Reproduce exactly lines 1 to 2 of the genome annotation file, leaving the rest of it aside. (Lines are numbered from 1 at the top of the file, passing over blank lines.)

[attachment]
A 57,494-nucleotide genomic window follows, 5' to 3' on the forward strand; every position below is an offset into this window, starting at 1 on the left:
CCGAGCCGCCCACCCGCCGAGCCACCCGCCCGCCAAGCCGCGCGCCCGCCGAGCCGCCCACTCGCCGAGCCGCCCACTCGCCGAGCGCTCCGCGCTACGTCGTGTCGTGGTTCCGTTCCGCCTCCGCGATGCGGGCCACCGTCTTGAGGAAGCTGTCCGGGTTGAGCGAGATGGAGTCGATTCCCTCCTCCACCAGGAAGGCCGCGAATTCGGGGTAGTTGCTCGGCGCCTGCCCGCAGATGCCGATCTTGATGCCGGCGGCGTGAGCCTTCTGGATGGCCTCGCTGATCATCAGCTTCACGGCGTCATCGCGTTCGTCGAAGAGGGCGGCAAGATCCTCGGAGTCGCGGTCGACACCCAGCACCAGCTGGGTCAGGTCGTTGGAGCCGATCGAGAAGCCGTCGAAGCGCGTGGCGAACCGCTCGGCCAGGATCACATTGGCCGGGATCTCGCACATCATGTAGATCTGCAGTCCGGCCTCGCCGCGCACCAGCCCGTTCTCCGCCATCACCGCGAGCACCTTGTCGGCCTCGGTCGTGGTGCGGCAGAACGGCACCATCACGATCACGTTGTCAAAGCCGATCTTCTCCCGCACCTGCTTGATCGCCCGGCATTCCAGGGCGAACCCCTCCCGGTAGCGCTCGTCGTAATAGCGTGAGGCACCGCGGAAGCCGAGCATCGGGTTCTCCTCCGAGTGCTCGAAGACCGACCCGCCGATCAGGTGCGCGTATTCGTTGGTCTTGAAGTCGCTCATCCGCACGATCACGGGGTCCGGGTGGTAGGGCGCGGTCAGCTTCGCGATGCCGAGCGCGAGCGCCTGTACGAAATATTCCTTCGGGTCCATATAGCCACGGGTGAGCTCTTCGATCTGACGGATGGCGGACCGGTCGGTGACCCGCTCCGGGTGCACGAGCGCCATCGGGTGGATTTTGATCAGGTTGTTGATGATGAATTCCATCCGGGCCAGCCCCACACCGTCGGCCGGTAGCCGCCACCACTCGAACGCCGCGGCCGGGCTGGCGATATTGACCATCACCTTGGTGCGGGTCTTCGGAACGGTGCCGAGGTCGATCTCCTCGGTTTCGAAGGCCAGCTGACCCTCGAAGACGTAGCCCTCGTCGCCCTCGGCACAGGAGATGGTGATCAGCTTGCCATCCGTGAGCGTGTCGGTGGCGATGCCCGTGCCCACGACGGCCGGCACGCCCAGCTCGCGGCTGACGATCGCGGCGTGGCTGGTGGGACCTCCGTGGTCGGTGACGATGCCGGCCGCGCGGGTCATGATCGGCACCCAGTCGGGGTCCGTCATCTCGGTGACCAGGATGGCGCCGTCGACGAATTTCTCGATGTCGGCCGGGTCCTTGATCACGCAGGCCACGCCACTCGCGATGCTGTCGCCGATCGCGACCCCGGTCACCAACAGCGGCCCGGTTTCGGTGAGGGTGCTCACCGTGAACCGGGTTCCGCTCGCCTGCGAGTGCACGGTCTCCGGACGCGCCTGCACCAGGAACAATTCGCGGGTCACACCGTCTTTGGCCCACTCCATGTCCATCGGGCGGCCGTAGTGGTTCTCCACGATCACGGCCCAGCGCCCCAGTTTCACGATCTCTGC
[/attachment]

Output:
A 57,494-nucleotide genomic window follows, 5' to 3' on the forward strand; every position below is an offset into this window, starting at 1 on the left:
CCGAGCCGCCCACCCGCCGAGCCACCCGCCCGCCAAGCCGCGCGCCCGCCGAGCCGCCCACTCGCCGAGCCGCCCACTCGCCGAGCGCTCCGCGCTACGTCGTGTCGTGGTTCCGTTCCGCCTCCGCGATGCGGGCCACCGTCTTGAGGAAGCTGTCCGGGTTGAGCGAGATGGAGTCGATTCCCTCCTCCACCAGGAAGGCCGCGAATTCGGGGTAGTTGCTCGGCGCCTGCCCGCAGATGCCGATCTTGATGCCGGCGGCGTGAGCCTTCTGGATGGCCTCGCTGATCATCAGCTTCACGGCGTCATCGCGTTCGTCGAAGAGGGCGGCAAGATCCTCGGAGTCGCGGTCGACACCCAGCACCAGCTGGGTCAGGTCGTTGGAGCCGATCGAGAAGCCGTCGAAGCGCGTGGCGAACCGCTCGGCCAGGATCACATTGGCCGGGATCTCGCACATCATGTAGATCTGCAGTCCGGCCTCGCCGCGCACCAGCCCGTTCTCCGCCATCACCGCGAGCACCTTGTCGGCCTCGGTCGTGGTGCGGCAGAACGGCACCATCACGATCACGTTGTCAAAGCCGATCTTCTCCCGCACCTGCTTGATCGCCCGGCATTCCAGGGCGAACCCCTCCCGGTAGCGCTCGTCGTAATAGCGTGAGGCACCGCGGAAGCCGAGCATCGGGTTCTCCTCCGAGTGCTCGAAGACCGACCCGCCGATCAGGTGCGCGTATTCGTTGGTCTTGAAGTCGCTCATCCGCACGATCACGGGGTCCGGGTGGTAGGGCGCGGTCAGCTTCGCGATGCCGAGCGCGAGCGCCTGTACGAAATATTCCTTCGGGTCCATATAGCCACGGGTGAGCTCTTCGATCTGACGGATGGCGGACCGGTCGGTGACCCGCTCCGGGTGCACGAGCGCCATCGGGTGGATTTTGATCAGGTTGTTGATGATGAATTCCATCCGGGCCAGCCCCACACCGTCGGCCGGTAGCCGCCACCACTCGAACGCCGCGGCCGGGCTGGCGATATTGACCATCACCTTGGTGCGGGTCTTCGGAACGGTGCCGAGGTCGATCTCCTCGGTTTCGAAGGCCAGCTGACCCTCGAAGACGTAGCCCTCGTCGCCCTCGGCACAGGAGATGGTGATCAGCTTGCCATCCGTGAGCGTGTCGGTGGCGATGCCCGTGCCCACGACGGCCGGCACGCCCAGCTCGCGGCTGACGATCGCGGCGTGGCTGGTGGGACCTCCGTGGTCGGTGACGATGCCGGCCGCGCGGGTCATGATCGGCACCCAGTCGGGGTCCGTCATCTCGGTGACCAGGATGGCGCCGTCGACGAATTTCTCGATGTCGGCCGGGTCCTTGATCACGCAGGCCACGCCACTCGCGATGCTGTCGCCGATCGCGACCCCGGTCACCAACAGCGGCCCGGTTTCGGTGAGGGTGCTCACCGTGAACCGGGTTCCGCTCGCCTGCGAGTGCACGGTCTCCGGACGCGCCTGCACCAGGAACAATTCGCGGGTCACACCGTCTTTGGCCCACTCCATGTCCATCGGGCGGCCGTAGTGGTTCTCCACGATCACGGCCCAGCGCCCCAGTTTCACGATCTCTGC